Advertisement


Photoshop: high pass filter or sharpening filter?


Question

I was wondering, what is the difference between the high-pass filter and the unsharpen mask one? I am used to use the first to improve the quality of the image (to make it less dreamy and more realistic, especially when doing photomanipulations). I tired using also the second one, but the only thing I have noticed is that in this way I have to work with more paramenters, but the result at the end will be the same (using the correct set of parameters), am I right?

2015/08/28
1
3
8/28/2015 11:08:00 AM

Accepted Answer

As I wrote on the comment, unsharp filter combines a blurry (unsharp) version of the image with the original, creating an apparently sharper version. High Pass filter is an algorithm which passes the high-frequency detail while blocking the low frequency areas. When applied to a copied layer of the image it results in an image of middle gray, lighter and darker areas along the high frequency edges. The blend mode of this layer is changed to one of Overlay or Soft Light to apply the crispness to the original. Unsharp mask increases the contrast along the edges by making light side lighter and dark side darker.

Whereas in High Pass filter, there is only one parameter, radius, in the Unsharp Mask there are three, radius, amount, and threshold. The first one determines the number pixels along the edge to apply the contrast enhancement, the amount determines how much to increase the contrast, and threshold controls how different the tones along an edge has to be for the filter to apply.

Some images and approaches may benefit from high pass filter, but is it generally augmented by an application of some kind of unsharp filter for the output purpose, print or screen. This is a very long subject. If you care to read more, follow the link below: http://www.keptlight.com/index.php?s=sharpening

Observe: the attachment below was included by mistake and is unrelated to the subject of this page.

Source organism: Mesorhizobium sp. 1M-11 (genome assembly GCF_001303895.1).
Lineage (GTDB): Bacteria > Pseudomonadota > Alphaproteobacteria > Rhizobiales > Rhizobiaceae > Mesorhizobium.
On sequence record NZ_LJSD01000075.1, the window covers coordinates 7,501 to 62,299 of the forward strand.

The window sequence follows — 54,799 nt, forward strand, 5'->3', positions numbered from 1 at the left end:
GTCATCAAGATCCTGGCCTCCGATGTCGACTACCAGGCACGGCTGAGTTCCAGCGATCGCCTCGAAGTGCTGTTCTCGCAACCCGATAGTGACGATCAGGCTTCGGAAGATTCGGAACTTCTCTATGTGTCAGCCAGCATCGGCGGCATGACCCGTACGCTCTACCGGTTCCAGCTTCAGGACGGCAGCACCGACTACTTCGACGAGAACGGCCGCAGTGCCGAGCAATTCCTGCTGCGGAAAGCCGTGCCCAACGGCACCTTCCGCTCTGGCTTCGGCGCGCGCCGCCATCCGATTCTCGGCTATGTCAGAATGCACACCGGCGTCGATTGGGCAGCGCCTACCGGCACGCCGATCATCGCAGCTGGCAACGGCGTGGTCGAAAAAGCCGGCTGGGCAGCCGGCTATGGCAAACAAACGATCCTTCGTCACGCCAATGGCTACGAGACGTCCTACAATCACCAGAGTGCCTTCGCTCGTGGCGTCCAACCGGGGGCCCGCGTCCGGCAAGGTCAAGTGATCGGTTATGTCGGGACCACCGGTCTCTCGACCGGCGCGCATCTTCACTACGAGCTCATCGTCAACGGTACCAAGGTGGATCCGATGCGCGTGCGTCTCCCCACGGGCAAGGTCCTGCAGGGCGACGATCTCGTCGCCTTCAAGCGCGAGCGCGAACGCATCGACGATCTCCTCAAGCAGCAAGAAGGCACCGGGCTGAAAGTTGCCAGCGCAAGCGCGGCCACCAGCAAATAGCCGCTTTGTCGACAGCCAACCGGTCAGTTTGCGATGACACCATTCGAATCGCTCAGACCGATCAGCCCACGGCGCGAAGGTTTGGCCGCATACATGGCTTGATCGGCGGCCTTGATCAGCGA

2015/08/28
5
8/28/2015 3:17:00 PM

Unsharp mask* is a highpass filtering technique. To be more precise Unsharp mask is original image plus a highpass filter. You can use a highpass layer to accomplish the same thing, yes.

You can also use highpass filtering for other things, such as frequency separation, masking of noise, fog removal etc... So unsharp mask is just one implementation of highpass filtering.

* if we wanted to be correct we should call it unsharp sharp mask. But that kimd of name sounds tedious so we do not call it that.

A more elborate explanation

High pass filter in Photohop is implemented via the same low cut** filtering as Unsharp mask. Thus one can say that they are in effect effectively the same operation family. The high pass is a bit optimized for Photoshop but level workflow so the effect is offset and you do not end up with negative values. And operating via internals of blur certain steps can be omitted.

There is a old technique used in photolab that indeed was a single unsharp mask. However due to mathematical decomposition of this you end up with more or less the same thing as copy of image screened with what Photoshop calls high pass.

Unlike the photolab version though the computerized unsharp mask filter has a clear sharpening stage. The photolab version also may have this stage but its more implied. Therefore the naming is slightly misleading, but works well for people who come from a older workflow.

This can be easily verified by building the layers up in photoshop from a blur. If one neglects the small errors that comes from quantisation and rounding in extra operations.

** Low cut is same thing as high pass. At least theoretically. In some cases implementation details may vary a bit for this to be untrue, the aim is the same. In this case the difference is nonexistent.

2015/08/29